- Published: 2 July 2020
- ISBN: 9781846145636
- Imprint: Penguin eBooks
- Format: EBook
- Pages: 864
Global Revolutionaries and the Assault on Empire
This book tells the story of a connected wave of revolution across Asia from its beginnings in the first years of the twentieth century to a crescendo of protest, rebellion and war between 1925 and 1927. It sees the struggles for freedom from foreign domination in India, Southeast Asia and China – that is, the greater part of humanity – as a connected assault on empires. It is written from the perspective of those who took their struggle abroad, as exiles, operating over long distances, in a search for allies and in pursuit of a world revolution, which they believed Asia was destined to lead. The book’s scope is therefore global in compass. Many of the pathways of Asia’s revolutionaries crossed in Europe and the Americas, at the metropolitan hearts of the empires they sought to overthrow. Then, after 1920, they converged in the Soviet Union, only to return to Asia soon after, as the continent became the front line of the global revolution.
One objective of this kind of world history is to ‘loosen’ our sense of time and space, to shift narrative focus and to look at great events afresh.1 Although this story encompasses the milestones of the age – the Great War, the Bolshevik revolution and the end of empires – its own watershed moments unfold rather differently, and in so doing decentre our understanding of these larger processes. Familiar, national stories might, at times, seem a little far away. The towering figures of modern Asian history – the likes of Sun Yat-sen, Gandhi, Sukarno, Mao Zedong – all play a role in this story. But they do not necessarily begin, nor end, as its most important figures. I have written from the standpoint of diverse actors, many now overlooked in national histories. I do so from the vantage-point of what they knew and saw, and what they may have believed and thought possible at the time. In telling their story, I have tried as hard as possible not to divulge too much of the hindsight of the historian. In retrospect, many might now be seen among the vanquished of Asian history. But, in their triumphs, failures and adversities, they shaped Asia’s future in profound ways.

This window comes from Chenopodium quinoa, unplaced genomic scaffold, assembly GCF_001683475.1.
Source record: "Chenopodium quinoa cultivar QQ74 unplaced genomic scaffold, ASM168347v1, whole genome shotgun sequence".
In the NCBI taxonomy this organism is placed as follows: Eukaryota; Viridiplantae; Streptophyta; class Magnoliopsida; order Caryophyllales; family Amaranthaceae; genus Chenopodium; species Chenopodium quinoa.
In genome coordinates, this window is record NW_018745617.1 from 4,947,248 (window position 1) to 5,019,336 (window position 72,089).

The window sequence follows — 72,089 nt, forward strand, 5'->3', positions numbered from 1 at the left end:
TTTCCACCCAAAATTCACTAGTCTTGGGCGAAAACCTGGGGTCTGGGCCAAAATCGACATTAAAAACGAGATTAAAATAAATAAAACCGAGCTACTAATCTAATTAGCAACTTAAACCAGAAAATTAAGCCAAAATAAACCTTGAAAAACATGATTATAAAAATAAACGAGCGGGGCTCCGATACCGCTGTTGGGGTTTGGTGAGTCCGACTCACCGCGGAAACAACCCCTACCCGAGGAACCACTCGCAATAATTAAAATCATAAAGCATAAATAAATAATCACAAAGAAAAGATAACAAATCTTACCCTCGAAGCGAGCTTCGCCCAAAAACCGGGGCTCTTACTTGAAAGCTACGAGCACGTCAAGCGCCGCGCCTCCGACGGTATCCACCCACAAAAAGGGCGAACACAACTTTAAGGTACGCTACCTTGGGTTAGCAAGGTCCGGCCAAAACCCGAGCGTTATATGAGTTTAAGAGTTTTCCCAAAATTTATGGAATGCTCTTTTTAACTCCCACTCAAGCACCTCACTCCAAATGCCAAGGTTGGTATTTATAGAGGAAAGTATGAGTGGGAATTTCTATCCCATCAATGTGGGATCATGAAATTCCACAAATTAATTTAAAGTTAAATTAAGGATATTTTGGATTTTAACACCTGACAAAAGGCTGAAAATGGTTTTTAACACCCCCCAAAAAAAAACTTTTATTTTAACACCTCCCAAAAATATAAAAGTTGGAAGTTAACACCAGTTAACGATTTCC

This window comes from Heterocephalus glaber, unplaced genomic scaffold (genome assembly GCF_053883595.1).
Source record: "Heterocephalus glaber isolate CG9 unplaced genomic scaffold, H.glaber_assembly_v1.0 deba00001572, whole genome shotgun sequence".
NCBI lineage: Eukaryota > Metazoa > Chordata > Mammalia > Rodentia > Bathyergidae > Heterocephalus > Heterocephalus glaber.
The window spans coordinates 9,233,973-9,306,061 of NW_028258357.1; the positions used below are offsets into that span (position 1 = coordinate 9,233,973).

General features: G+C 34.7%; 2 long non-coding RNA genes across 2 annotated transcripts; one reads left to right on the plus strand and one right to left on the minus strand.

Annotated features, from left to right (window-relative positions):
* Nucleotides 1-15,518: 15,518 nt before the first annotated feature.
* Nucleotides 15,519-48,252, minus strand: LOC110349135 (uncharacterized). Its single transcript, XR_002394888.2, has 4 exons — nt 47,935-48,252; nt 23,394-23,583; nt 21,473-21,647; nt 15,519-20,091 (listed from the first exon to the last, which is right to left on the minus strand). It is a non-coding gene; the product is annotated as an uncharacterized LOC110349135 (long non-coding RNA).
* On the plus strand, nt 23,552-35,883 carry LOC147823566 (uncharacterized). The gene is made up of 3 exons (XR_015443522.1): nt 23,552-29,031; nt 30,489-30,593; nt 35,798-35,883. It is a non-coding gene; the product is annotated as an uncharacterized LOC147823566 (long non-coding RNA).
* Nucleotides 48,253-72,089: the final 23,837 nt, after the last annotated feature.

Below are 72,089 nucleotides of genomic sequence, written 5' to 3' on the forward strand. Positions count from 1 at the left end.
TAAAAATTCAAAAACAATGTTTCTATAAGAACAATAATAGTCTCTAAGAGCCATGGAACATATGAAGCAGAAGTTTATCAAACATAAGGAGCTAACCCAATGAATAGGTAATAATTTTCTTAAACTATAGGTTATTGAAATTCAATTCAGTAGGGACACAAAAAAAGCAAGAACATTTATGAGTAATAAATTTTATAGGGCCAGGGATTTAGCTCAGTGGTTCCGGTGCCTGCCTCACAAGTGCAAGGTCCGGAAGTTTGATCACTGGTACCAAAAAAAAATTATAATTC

This book offers, quite deliberately and literally, an eccentric view of Asian history. It traces the insurgent geography of what I call ‘underground Asia’. I try to describe the terrain revolutionaries carved out for themselves, and how certain milieus generated new ideas and strategies for action. It tells of lives that were lived at the interstices of empires, and of struggles that did not see the nation-state as its sole end or as the natural ordering of a future world. Although much divided them, often violently so, most of the principal actors in this book voiced a commitment to what the Indonesian journalist, novelist and activist Mas Marco Kartodikromo called ‘the human nation of the world’. Thinkers continually stressed that they lived in an era of transition: a time and a place between – or, perhaps more accurately, besides – empire and nation. Mas Marco and his contemporaries celebrated a ‘world in motion’ and a ‘world upside down’.2 This evoked a vision of Asia, and of the world, that was more open than any time before or, perhaps, since.
Research for this book has taken me beyond my linguistic capacity; this has been inescapable for the story I wanted to tell. The same was also true for the people I am writing about. Most things happened in translation; the process of translation is crucial to the story, and it had – it has – its limits and its blindnesses. I have tried to be internally consistent with place names, and generally use their modern form. In the case of China this means the Pinyin, although there are exceptions: for example, I use ‘Canton’ for Guangzhou. Beyond China, I also use traditional forms – ‘Batavia’ for Jakarta, ‘Calcutta’ for Kolkata, and so on – where using modern names for what were at the time very distinctive colonial or semi-colonial spaces seems anachronistic.